It was so hot at Ladymead that after lunch, I decided to return to Little Bognor, I thought that it would be much cooler. I had planned to fish the bottom lake but another member beat me to it. I sat under the Oak tree beside the top lake where I had seen the feeding Trout earlier. They were still there and feeding close to the bank. I was very quiet and dropped a size 14, ginger, palmered dry fly only ten feet from the bank. A fish swam under the tippet but ignored the fly. I swapped to a black hopper and missed a take. I eventually hooked a Trout on a black neoprene spider but it got off just as I prepared the landing net. I must learn to leave the net alone, it is a distraction.
I rested that part of the lake and moved to the far side of the Willow tree. There were a few fish rising but there was too much debris on the surface to present a dry fly effectively. When I returned to the Oak tree I was surprised to see a couple of fish feeding, the earlier disturbance hadn’t put them down. I positioned a neoprene spider close to a feeding fish which took the fly but shook free. Again. I was hot, dehydrated and tired. I drove home with all the windows open but didn’t cool down until I’d had a couple of beers.
I listened to the radio as I drove south. LBC was very negative. London-Europe sounded like an alien culture and I was glad when the Defender hit a pot hole and the radio switched itself off. I felt a world away from the Working Dead in the capital. The heat wave continued but was moderated by a south westerly breeze. As I drove down the lane at Riverhill the South Downs looked spectacular. A patchwork of yellow and brown fields edged in dark green. It was a lovely day in the Sussex countryside and Hell if you were commuting to work.
I greeted the gnomes at Little Bognor and parked in the shade of a Silver Birch. The diesel engine clattered to a halt and there was silence. Except for the gurgling spring and the cooing of wood pigeons. I walked around the lakes and removed a few twigs that had interfered with my casting. The fish were not very active but the breeze had moved most of the dust and leaf debris into the margins and the lakes looked good.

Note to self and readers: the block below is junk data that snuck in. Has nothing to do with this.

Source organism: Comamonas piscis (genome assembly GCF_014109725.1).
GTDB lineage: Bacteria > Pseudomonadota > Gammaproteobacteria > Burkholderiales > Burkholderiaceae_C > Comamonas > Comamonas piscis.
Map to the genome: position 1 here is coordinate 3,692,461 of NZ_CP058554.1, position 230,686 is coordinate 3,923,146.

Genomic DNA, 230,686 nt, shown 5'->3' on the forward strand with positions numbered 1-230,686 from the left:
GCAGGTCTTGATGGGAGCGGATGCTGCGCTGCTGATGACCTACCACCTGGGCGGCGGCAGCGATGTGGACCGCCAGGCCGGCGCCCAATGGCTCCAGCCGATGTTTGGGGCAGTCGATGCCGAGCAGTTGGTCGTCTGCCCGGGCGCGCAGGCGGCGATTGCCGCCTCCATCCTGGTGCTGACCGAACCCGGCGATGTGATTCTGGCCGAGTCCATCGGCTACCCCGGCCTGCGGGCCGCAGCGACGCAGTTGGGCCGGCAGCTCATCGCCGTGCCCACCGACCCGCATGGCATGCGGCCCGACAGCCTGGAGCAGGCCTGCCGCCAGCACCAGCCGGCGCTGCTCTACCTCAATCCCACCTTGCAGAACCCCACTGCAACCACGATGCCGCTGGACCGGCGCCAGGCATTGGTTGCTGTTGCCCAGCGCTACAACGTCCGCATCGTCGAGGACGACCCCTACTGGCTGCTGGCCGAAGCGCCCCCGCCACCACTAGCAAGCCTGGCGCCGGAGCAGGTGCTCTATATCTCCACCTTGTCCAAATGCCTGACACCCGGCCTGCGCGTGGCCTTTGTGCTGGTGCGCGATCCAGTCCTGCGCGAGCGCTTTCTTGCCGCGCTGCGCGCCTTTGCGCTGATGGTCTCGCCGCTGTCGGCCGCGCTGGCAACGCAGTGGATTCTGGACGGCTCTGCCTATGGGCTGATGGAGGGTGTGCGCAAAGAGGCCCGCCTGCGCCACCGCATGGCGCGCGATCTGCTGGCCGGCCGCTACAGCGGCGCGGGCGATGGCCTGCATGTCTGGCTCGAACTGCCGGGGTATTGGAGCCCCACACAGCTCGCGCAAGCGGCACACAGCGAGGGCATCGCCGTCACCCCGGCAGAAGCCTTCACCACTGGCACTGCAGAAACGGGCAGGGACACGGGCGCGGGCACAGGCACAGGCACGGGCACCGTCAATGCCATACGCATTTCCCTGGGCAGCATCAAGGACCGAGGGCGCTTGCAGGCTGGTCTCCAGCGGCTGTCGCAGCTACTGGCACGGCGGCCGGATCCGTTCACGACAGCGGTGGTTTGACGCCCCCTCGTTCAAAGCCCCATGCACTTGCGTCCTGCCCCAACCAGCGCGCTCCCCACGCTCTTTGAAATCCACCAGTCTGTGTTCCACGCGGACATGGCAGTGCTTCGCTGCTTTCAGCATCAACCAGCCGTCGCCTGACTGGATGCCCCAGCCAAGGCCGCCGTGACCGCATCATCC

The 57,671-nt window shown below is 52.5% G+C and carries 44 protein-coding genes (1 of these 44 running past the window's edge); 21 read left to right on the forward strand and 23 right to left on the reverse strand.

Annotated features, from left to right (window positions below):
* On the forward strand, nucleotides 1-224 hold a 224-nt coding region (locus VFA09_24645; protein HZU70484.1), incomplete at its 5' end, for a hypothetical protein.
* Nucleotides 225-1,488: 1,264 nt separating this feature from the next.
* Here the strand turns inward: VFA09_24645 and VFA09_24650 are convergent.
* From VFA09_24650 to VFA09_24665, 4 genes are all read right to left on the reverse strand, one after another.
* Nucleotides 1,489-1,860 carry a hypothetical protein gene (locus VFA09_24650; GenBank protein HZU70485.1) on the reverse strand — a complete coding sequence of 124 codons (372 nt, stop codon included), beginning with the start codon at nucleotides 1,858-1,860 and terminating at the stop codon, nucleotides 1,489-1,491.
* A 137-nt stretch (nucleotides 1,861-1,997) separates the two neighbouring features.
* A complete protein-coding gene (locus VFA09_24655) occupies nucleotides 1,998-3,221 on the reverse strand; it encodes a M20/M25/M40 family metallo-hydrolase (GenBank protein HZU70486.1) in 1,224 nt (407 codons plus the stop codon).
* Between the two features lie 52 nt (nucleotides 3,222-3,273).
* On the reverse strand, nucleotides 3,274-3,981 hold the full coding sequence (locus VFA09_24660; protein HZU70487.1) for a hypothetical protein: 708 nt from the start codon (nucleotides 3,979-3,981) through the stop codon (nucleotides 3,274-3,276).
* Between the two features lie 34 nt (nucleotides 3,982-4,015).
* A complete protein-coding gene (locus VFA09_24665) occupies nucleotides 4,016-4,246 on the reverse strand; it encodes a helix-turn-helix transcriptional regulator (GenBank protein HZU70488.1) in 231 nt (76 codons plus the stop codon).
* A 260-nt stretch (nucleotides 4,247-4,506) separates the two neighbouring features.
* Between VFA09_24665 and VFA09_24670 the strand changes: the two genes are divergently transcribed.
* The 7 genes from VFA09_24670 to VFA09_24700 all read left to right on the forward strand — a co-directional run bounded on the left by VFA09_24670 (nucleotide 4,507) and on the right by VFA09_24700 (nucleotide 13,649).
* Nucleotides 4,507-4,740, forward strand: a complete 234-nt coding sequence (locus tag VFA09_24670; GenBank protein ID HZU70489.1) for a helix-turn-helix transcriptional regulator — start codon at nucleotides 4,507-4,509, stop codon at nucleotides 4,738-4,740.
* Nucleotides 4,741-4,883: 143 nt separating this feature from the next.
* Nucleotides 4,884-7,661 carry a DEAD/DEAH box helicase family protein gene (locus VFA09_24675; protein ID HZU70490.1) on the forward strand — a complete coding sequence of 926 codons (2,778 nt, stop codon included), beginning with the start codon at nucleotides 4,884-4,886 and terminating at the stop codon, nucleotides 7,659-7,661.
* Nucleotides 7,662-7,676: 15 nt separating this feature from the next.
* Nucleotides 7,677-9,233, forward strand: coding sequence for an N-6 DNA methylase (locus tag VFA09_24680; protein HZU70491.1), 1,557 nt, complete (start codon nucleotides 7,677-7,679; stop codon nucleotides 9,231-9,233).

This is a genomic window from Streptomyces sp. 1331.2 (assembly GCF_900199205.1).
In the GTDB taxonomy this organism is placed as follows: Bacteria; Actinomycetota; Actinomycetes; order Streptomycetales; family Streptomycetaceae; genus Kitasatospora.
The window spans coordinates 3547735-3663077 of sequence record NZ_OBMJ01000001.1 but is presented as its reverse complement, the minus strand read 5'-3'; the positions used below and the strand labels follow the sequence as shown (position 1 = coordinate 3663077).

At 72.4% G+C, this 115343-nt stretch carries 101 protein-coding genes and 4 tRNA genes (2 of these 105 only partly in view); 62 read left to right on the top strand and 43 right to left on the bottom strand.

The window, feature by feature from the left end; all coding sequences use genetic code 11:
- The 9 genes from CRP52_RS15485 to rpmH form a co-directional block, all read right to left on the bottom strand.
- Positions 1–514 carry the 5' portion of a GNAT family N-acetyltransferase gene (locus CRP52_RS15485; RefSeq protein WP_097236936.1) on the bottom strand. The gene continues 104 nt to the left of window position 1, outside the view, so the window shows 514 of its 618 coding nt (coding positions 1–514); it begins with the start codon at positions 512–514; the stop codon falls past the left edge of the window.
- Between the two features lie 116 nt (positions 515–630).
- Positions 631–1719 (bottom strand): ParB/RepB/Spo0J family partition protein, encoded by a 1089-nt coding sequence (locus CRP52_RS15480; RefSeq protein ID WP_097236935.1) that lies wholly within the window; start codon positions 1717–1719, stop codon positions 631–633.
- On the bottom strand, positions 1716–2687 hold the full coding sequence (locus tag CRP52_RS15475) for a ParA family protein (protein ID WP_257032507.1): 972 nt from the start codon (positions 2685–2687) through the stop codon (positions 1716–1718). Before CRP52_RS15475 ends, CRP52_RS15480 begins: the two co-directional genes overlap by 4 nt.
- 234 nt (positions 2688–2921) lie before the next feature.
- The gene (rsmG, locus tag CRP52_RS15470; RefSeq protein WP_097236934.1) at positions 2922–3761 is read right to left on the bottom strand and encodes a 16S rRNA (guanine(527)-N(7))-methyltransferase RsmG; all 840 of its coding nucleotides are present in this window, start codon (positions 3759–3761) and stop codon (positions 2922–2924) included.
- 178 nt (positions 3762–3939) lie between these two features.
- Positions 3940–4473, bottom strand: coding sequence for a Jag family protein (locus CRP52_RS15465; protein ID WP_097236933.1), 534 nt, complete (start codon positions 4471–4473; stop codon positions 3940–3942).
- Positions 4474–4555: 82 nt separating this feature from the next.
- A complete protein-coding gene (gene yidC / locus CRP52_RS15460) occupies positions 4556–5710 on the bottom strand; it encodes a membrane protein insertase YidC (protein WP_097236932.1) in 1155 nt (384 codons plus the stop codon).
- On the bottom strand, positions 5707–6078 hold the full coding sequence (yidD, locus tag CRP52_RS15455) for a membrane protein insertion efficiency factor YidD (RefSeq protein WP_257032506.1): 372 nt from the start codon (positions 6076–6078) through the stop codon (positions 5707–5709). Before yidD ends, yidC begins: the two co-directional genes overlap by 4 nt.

I left the lakes and drove back through the woods towards Fittleworth. The mature Beech trees cast dappled sunlight on the track and the tyres crunched over last years mast. As I made my way south towards the river I saw fleets of tractors with trailers loaded to overflowing with various cereals. The bales of straw made geometric patterns in the fields of stubble. A pair of buzzards were tearing at the corpse of a squirrel on Kilsham Lane and newly sheared sheep were charging around the field. I stood under an Alder tree beside the river and looked in vain for the big chub. The sound of the water cascading over the fish pass was comforting. There were no fish rising.
At Rotherbridge I saw a few Dace but there was no sign of the Trout or the big carp. I could see the dimples in the sandy bottom and every leaf in the clumps of streamer weed but no Trout. A swan was uprooting weed and the river looked untidy.
The top beats looked good but I was not inspired. I saw a trout in midstream just below Taylors Bridge but it saw me and turned downstream towards a raft of rubbish. I waited a few minutes and the fish returned but although it was feeding, it was uncomfortable with my presence and drifted away again. It was a spooky fish, I thought it might take an Adams at sunset.
I left the river and drove north to check the lakes and collect the rest of the catch returns. The landscape looked like the Mid West dust bowl. The sandy soil was parched, a cloud of yellow dust followed the Land Rover to the fishing hut.
I returned to Little Bognor and had lunch under the Beech trees. The little seat was perfectly placed, it was in the shade and I could see the entire lake. A few Trout were taking flies off the surface but I was in no hurry to set up my rod. I wondered how many people had rested on the little seat and perhaps, like me, enjoyed the scenery with their picnic.